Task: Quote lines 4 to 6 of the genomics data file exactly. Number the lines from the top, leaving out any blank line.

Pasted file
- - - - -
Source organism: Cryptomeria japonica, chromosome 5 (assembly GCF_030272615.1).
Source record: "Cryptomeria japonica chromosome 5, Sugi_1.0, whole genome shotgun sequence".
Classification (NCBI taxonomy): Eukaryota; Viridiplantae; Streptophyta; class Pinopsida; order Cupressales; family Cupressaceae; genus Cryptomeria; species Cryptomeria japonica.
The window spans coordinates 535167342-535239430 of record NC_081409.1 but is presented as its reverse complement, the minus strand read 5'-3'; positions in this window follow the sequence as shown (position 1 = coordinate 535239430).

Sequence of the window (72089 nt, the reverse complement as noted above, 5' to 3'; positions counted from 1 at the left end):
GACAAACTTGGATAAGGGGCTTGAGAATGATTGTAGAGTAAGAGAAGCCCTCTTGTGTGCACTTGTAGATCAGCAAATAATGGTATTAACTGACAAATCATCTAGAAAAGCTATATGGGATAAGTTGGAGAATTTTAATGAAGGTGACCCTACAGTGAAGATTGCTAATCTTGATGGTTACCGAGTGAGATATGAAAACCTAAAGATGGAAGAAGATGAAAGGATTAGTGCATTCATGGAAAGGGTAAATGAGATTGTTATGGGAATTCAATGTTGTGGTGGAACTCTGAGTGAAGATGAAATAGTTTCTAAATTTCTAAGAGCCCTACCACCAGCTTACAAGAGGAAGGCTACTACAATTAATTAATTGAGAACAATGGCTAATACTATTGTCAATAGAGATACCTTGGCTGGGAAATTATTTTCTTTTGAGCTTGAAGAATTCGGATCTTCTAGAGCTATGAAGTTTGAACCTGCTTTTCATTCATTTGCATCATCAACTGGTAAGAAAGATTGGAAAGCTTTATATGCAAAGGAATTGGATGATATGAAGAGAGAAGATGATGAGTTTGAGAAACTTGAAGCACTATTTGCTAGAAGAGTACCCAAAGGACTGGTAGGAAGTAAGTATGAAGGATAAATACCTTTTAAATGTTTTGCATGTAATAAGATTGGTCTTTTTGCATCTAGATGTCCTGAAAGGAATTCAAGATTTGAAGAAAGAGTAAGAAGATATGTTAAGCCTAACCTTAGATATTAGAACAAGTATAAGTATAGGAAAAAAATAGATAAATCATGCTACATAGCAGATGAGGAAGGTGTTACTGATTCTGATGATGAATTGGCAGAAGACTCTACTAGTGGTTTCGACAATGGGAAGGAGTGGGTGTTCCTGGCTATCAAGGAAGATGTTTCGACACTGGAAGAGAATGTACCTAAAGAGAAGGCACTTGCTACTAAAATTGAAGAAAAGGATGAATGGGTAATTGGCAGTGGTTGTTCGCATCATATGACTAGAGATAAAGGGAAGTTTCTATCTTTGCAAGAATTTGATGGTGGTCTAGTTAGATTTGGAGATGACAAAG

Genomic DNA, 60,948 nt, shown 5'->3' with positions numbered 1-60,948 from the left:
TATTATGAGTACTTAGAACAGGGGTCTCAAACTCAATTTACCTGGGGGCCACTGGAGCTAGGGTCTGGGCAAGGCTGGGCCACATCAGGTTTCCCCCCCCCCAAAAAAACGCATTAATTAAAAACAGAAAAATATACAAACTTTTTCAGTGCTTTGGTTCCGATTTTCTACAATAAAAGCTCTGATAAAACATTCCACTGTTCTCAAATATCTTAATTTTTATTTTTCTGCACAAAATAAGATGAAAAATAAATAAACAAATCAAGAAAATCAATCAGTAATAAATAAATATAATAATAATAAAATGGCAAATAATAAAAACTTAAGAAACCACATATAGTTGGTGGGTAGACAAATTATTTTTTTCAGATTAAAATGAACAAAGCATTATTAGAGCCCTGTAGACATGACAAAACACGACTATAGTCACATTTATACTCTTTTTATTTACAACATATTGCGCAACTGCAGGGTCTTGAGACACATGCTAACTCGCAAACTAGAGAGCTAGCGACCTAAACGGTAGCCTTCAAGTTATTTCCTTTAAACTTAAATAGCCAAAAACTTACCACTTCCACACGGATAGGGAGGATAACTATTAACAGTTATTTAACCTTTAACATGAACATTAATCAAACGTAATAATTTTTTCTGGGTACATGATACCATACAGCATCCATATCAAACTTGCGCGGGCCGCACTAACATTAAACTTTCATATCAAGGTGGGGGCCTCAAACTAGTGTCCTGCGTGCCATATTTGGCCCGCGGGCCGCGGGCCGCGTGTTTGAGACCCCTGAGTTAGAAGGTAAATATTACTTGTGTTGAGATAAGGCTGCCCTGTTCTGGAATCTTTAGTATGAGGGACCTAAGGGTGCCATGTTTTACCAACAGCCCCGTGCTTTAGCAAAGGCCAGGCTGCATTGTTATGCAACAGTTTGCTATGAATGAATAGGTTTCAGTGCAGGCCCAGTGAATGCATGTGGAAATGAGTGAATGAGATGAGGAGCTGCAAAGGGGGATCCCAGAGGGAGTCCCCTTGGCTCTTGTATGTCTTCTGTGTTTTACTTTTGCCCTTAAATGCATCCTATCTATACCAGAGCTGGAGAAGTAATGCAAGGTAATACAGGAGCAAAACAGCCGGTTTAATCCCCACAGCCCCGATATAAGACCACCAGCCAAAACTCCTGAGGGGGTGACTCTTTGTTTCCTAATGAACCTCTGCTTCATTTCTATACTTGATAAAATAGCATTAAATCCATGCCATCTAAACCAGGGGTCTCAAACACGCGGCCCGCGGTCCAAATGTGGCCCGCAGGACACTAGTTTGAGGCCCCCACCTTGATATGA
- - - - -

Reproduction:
The window spans coordinates 535167342-535239430 of record NC_081409.1 but is presented as its reverse complement, the minus strand read 5'-3'; positions in this window follow the sequence as shown (position 1 = coordinate 535239430).

Sequence of the window (72089 nt, the reverse complement as noted above, 5' to 3'; positions counted from 1 at the left end):
GACAAACTTGGATAAGGGGCTTGAGAATGATTGTAGAGTAAGAGAAGCCCTCTTGTGTGCACTTGTAGATCAGCAAATAATGGTATTAACTGACAAATCATCTAGAAAAGCTATATGGGATAAGTTGGAGAATTTTAATGAAGGTGACCCTACAGTGAAGATTGCTAATCTTGATGGTTACCGAGTGAGATATGAAAACCTAAAGATGGAAGAAGATGAAAGGATTAGTGCATTCATGGAAAGGGTAAATGAGATTGTTATGGGAATTCAATGTTGTGGTGGAACTCTGAGTGAAGATGAAATAGTTTCTAAATTTCTAAGAGCCCTACCACCAGCTTACAAGAGGAAGGCTACTACAATTAATTAATTGAGAACAATGGCTAATACTATTGTCAATAGAGATACCTTGGCTGGGAAATTATTTTCTTTTGAGCTTGAAGAATTCGGATCTTCTAGAGCTATGAAGTTTGAACCTGCTTTTCATTCATTTGCATCATCAACTGGTAAGAAAGATTGGAAAGCTTTATATGCAAAGGAATTGGATGATATGAAGAGAGAAGATGATGAGTTTGAGAAACTTGAAGCACTATTTGCTAGAAGAGTACCCAAAGGACTGGTAGGAAGTAAGTATGAAGGATAAATACCTTTTAAATGTTTTGCATGTAATAAGATTGGTCTTTTTGCATCTAGATGTCCTGAAAGGAATTCAAGATTTGAAGAAAGAGTAAGAAGATATGTTAAGCCTAACCTTAGATATTAGAACAAGTATAAGTATAGGAAAAAAATAGATAAATCATGCTACATAGCAGATGAGGAAGGTGTTACTGATTCTGATGATGAATTGGCAGAAGACTCTACTAGTGGTTTCGACAATGGGAAGGAGTGGGTGTTCCTGGCTATCAAGGAAGATGTTTCGACACTGGAAGAGAATGTACCTAAAGAGAAGGCACTTGCTACTAAAATTGAAGAAAAGGATGAATGGGTAATTGGCAGTGGTTGTTCGCATCATATGACTAGAGATAAAGGGAAGTTTCTATCTTTGCAAGAATTTGATGGTGGTCTAGTTAGATTTGGAGATGACAAAG